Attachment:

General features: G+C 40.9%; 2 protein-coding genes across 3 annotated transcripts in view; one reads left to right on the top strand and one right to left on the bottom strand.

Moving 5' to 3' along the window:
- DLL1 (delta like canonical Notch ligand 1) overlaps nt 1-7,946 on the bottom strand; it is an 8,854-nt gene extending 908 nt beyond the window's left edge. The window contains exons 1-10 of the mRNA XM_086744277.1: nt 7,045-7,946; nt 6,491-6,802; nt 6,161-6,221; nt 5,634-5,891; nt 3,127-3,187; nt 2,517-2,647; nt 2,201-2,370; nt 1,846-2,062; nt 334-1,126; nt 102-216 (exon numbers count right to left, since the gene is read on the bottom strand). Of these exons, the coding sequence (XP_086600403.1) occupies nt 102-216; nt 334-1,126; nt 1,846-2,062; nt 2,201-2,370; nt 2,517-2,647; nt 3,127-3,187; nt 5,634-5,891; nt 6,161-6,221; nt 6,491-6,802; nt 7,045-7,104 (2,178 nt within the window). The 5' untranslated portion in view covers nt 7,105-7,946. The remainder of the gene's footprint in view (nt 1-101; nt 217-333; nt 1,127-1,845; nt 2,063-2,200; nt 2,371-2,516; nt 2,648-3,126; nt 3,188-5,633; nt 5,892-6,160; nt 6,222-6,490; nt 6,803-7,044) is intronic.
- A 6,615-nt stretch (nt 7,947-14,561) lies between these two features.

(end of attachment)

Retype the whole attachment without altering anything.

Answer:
General features: G+C 40.9%; 2 protein-coding genes across 3 annotated transcripts in view; one reads left to right on the top strand and one right to left on the bottom strand.

Moving 5' to 3' along the window:
- DLL1 (delta like canonical Notch ligand 1) overlaps nt 1-7,946 on the bottom strand; it is an 8,854-nt gene extending 908 nt beyond the window's left edge. The window contains exons 1-10 of the mRNA XM_086744277.1: nt 7,045-7,946; nt 6,491-6,802; nt 6,161-6,221; nt 5,634-5,891; nt 3,127-3,187; nt 2,517-2,647; nt 2,201-2,370; nt 1,846-2,062; nt 334-1,126; nt 102-216 (exon numbers count right to left, since the gene is read on the bottom strand). Of these exons, the coding sequence (XP_086600403.1) occupies nt 102-216; nt 334-1,126; nt 1,846-2,062; nt 2,201-2,370; nt 2,517-2,647; nt 3,127-3,187; nt 5,634-5,891; nt 6,161-6,221; nt 6,491-6,802; nt 7,045-7,104 (2,178 nt within the window). The 5' untranslated portion in view covers nt 7,105-7,946. The remainder of the gene's footprint in view (nt 1-101; nt 217-333; nt 1,127-1,845; nt 2,063-2,200; nt 2,371-2,516; nt 2,648-3,126; nt 3,188-5,633; nt 5,892-6,160; nt 6,222-6,490; nt 6,803-7,044) is intronic.
- A 6,615-nt stretch (nt 7,947-14,561) lies between these two features.